Choose wisely: tips for donors |

Choose wisely: tips for donors

Sara Sturgis, The Park Record

Summit County residents are asked to support many non-profit organizations on a regular basis. When it comes to choosing which to support, the number of effective community organizations can be overwhelming. Now is a great time to do some research on local organizations: on Nov. 16, the Park City Foundation is sponsoring Live PC Give PC, 24 hours of giving in Summit County. The annual campaign asks community members to donate to local organizations; the non-profits that have the most individual donors during Live PC Give PC will receive additional grants from the Foundation.

To determine which organizations to allocate donations to this year, you might want to consider some of these tips from insiders in Utah’s non-profit industry:

Start by thinking about your passions. "Think about what you would want to see more or less of in the world," said Katie Wright, Programs Manager at Park City Foundation.

Anne O’Brien, Director of the Non-profit Academy of Excellence at the University of Utah, recommends doing a little due diligence on unfamiliar non-profits. Start by looking up an organization on to ensure that it is a legitimate organization. Guidestar is a quick reference site that lists whether a non-profit is up-to-date on its filings with the IRS. Next, do some research. "It’s easy to find out things about an organization by Googling," said O’Brien, "ask friends where they give. Ask where they don’t give and why."

Often times, it can be difficult to choose among several organizations with similar missions. O’Brien, suggests looking for organizations that are collaborating. Collaboration means organizations can share resources and ensure they are not duplicating efforts. O’Brien says to look for organizations that can clearly differentiate themselves from other, similar non-profits. Do they have unique or experimental programs? Are they helping a segment of the community that other organizations are not?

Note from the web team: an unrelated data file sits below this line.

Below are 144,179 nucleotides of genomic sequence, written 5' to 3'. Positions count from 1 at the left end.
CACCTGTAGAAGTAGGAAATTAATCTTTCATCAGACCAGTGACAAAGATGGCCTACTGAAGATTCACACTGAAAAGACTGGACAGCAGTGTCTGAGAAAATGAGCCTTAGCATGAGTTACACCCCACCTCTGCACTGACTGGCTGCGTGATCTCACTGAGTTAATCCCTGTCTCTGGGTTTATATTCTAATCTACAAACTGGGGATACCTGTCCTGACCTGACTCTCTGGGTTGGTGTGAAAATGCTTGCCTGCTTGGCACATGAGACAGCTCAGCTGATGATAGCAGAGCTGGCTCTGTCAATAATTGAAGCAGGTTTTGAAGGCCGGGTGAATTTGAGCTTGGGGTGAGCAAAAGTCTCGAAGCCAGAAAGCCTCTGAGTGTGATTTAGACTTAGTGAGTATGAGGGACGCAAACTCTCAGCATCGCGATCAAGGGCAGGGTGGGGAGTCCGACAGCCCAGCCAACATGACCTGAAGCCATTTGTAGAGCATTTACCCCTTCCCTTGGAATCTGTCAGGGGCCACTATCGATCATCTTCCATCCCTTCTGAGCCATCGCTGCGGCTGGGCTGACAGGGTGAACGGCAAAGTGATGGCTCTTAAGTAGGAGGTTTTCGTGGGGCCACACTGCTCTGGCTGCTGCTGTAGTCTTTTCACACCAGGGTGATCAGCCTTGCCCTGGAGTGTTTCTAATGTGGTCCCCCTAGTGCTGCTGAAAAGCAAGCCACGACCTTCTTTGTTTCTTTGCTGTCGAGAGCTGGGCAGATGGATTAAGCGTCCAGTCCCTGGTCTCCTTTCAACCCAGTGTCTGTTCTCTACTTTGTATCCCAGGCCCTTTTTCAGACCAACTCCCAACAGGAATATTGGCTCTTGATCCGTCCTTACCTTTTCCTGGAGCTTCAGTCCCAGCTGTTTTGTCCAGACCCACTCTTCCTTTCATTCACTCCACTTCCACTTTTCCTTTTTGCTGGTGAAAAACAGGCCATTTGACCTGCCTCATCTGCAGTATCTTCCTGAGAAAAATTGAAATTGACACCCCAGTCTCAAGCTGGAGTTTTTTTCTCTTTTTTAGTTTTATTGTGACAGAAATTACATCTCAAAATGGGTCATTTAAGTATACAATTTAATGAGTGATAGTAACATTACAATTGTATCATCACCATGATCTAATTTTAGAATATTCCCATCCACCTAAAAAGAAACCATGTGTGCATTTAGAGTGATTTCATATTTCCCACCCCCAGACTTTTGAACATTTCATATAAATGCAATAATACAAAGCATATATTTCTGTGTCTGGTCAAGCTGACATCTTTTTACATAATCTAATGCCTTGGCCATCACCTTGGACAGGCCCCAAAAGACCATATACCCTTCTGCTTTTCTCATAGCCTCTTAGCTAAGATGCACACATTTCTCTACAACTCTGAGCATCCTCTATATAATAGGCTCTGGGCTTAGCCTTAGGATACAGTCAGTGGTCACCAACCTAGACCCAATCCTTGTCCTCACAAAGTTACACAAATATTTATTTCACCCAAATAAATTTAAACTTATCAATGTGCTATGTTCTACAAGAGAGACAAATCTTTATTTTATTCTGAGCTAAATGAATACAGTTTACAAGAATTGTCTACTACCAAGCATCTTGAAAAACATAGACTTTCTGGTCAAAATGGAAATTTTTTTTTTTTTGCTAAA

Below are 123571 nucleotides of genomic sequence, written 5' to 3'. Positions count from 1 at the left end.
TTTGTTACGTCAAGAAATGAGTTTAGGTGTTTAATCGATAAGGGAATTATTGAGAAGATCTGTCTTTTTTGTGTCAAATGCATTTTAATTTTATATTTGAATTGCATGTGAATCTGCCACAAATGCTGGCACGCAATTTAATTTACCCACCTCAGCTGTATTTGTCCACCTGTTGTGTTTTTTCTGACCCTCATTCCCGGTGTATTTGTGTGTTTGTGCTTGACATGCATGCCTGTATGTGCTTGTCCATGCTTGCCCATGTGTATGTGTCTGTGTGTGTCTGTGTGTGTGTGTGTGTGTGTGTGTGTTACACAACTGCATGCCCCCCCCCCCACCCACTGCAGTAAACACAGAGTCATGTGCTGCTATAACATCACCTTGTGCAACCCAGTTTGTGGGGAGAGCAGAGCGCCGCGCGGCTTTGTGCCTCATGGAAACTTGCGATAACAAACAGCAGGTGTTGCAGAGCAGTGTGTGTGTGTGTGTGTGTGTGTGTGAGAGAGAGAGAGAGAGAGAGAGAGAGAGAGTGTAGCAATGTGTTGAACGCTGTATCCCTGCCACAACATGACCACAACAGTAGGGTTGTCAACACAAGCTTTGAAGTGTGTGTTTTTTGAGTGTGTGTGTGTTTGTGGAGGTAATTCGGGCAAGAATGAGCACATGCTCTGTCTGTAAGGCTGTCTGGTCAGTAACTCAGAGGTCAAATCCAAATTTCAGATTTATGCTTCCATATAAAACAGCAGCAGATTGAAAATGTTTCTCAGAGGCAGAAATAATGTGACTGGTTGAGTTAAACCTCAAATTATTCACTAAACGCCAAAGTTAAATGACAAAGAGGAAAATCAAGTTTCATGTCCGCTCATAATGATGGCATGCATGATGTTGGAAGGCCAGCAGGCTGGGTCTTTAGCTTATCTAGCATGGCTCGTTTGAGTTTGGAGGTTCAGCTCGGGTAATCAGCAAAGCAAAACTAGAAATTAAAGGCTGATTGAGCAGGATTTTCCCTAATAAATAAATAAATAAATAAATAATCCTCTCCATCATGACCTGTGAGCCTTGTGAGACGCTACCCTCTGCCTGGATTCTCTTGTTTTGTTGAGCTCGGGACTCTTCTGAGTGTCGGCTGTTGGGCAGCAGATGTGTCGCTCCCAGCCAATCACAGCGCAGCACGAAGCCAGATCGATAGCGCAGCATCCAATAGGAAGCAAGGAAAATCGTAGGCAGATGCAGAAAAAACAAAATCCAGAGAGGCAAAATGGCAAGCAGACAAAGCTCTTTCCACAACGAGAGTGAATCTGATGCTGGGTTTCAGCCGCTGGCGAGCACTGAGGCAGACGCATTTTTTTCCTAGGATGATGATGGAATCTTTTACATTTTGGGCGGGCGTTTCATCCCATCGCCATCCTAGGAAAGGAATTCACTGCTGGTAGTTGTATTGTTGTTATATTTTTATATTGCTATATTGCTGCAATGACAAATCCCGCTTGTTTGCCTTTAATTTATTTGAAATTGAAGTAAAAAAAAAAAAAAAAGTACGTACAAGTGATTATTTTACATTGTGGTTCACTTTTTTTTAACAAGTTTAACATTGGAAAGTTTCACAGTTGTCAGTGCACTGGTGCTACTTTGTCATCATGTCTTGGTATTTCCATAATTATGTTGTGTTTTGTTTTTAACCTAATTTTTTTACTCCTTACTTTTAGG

Another way to compare organizations is to look at their boards of directors. "A non-profit board is so important," said Wright. Particularly in our small community where you are likely to recognize a few names, looking at a non-profit’s board will give you an idea of the leadership and philosophy of the organization. O’Brien recommends asking for an organization’s strategic plan, which should outline visions and goals. Asking for last year’s strategic plan and looking at how the organization performed in relation to its goals can also provide useful information.

For years, donors have used non-profits’ financials as a way to evaluate how well an organization is run. One traditional way of measuring non-profit success has been to compare the amount an organization spends on executing its programs versus the amount spent to administer those programs. The Park City Foundation’s executive director, Trisha Worthington, advises donors to avoid focusing too much on administrative-to-program spending ratios, "It’s not comparing apples to apples," she says, "every CPA does it differently." Each organization also has a different set of needs and goals, and their financials should reflect that. "For example, a health organization is going to need to spend more money on highly trained staff, while an arts organization might need to spend more money on marketing," said Wright. If you are interested in earmarking a donation for a certain program, make sure to allow the organization to use some of that money for administration. O’Brien says donating to a program without allowing for administrative costs is "completely unrealistic."

O’Brien also advises to look for diversified sources of funds. Just like a business, organizations that receive funding from multiple sources (grants, individuals, events) are generally more stable. Keep in mind that it takes time to develop a base of diversified funding, and ask organizations that are receiving most of their money from one source if they are working toward obtaining more funding sources.

Even small donations are important to organizations and can help immensely. O’Brien points to a report by Giving USA: in 2011, 73 percent of total giving to non-profits came from individuals, totaling $217.79 billion. Donating to local organizations on Nov. 16 will have an even larger impact than the average donation: regardless of donation amount, the organizations with the most individual donors will receive grants up to $5,000 from PCF. PCF will also select random donors throughout the day and add $100 to their donation.

For more information about Live PC Give PC please visit:

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